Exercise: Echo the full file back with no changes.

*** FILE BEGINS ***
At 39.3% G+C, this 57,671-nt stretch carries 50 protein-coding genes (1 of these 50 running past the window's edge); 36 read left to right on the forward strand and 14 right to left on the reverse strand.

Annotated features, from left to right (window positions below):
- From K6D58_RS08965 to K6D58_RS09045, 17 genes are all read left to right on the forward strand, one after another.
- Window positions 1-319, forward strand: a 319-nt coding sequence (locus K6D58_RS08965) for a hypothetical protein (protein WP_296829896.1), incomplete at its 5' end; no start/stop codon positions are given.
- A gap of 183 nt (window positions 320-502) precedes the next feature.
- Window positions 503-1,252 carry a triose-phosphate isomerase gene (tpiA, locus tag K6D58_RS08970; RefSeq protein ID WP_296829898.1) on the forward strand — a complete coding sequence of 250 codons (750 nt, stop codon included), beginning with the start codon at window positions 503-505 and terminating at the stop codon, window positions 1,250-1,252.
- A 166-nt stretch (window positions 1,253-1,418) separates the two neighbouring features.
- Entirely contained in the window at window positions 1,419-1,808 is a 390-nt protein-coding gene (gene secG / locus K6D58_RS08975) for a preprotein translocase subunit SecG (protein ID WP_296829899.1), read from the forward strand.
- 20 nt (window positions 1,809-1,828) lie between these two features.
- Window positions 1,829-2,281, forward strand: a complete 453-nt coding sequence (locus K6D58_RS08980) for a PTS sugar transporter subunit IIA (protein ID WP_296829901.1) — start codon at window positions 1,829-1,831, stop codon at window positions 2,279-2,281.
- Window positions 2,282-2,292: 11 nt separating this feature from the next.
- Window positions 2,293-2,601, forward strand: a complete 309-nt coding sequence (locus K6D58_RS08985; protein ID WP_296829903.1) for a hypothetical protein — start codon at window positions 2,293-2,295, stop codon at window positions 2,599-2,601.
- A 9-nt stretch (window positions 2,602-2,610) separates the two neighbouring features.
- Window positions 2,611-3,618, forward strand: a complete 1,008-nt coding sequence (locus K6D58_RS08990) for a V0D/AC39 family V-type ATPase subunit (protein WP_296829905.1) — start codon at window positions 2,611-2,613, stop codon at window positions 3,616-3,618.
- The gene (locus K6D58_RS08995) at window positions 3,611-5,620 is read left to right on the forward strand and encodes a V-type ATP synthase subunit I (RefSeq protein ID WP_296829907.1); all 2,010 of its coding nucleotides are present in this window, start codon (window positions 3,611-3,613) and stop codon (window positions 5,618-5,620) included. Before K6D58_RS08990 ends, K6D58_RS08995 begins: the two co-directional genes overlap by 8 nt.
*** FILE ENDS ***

At 39.3% G+C, this 57,671-nt stretch carries 50 protein-coding genes (1 of these 50 running past the window's edge); 36 read left to right on the forward strand and 14 right to left on the reverse strand.

Annotated features, from left to right (window positions below):
- From K6D58_RS08965 to K6D58_RS09045, 17 genes are all read left to right on the forward strand, one after another.
- Window positions 1-319, forward strand: a 319-nt coding sequence (locus K6D58_RS08965) for a hypothetical protein (protein WP_296829896.1), incomplete at its 5' end; no start/stop codon positions are given.
- A gap of 183 nt (window positions 320-502) precedes the next feature.
- Window positions 503-1,252 carry a triose-phosphate isomerase gene (tpiA, locus tag K6D58_RS08970; RefSeq protein ID WP_296829898.1) on the forward strand — a complete coding sequence of 250 codons (750 nt, stop codon included), beginning with the start codon at window positions 503-505 and terminating at the stop codon, window positions 1,250-1,252.
- A 166-nt stretch (window positions 1,253-1,418) separates the two neighbouring features.
- Entirely contained in the window at window positions 1,419-1,808 is a 390-nt protein-coding gene (gene secG / locus K6D58_RS08975) for a preprotein translocase subunit SecG (protein ID WP_296829899.1), read from the forward strand.
- 20 nt (window positions 1,809-1,828) lie between these two features.
- Window positions 1,829-2,281, forward strand: a complete 453-nt coding sequence (locus K6D58_RS08980) for a PTS sugar transporter subunit IIA (protein ID WP_296829901.1) — start codon at window positions 1,829-1,831, stop codon at window positions 2,279-2,281.
- Window positions 2,282-2,292: 11 nt separating this feature from the next.
- Window positions 2,293-2,601, forward strand: a complete 309-nt coding sequence (locus K6D58_RS08985; protein ID WP_296829903.1) for a hypothetical protein — start codon at window positions 2,293-2,295, stop codon at window positions 2,599-2,601.
- A 9-nt stretch (window positions 2,602-2,610) separates the two neighbouring features.
- Window positions 2,611-3,618, forward strand: a complete 1,008-nt coding sequence (locus K6D58_RS08990) for a V0D/AC39 family V-type ATPase subunit (protein WP_296829905.1) — start codon at window positions 2,611-2,613, stop codon at window positions 3,616-3,618.
- The gene (locus K6D58_RS08995) at window positions 3,611-5,620 is read left to right on the forward strand and encodes a V-type ATP synthase subunit I (RefSeq protein ID WP_296829907.1); all 2,010 of its coding nucleotides are present in this window, start codon (window positions 3,611-3,613) and stop codon (window positions 5,618-5,620) included. Before K6D58_RS08990 ends, K6D58_RS08995 begins: the two co-directional genes overlap by 8 nt.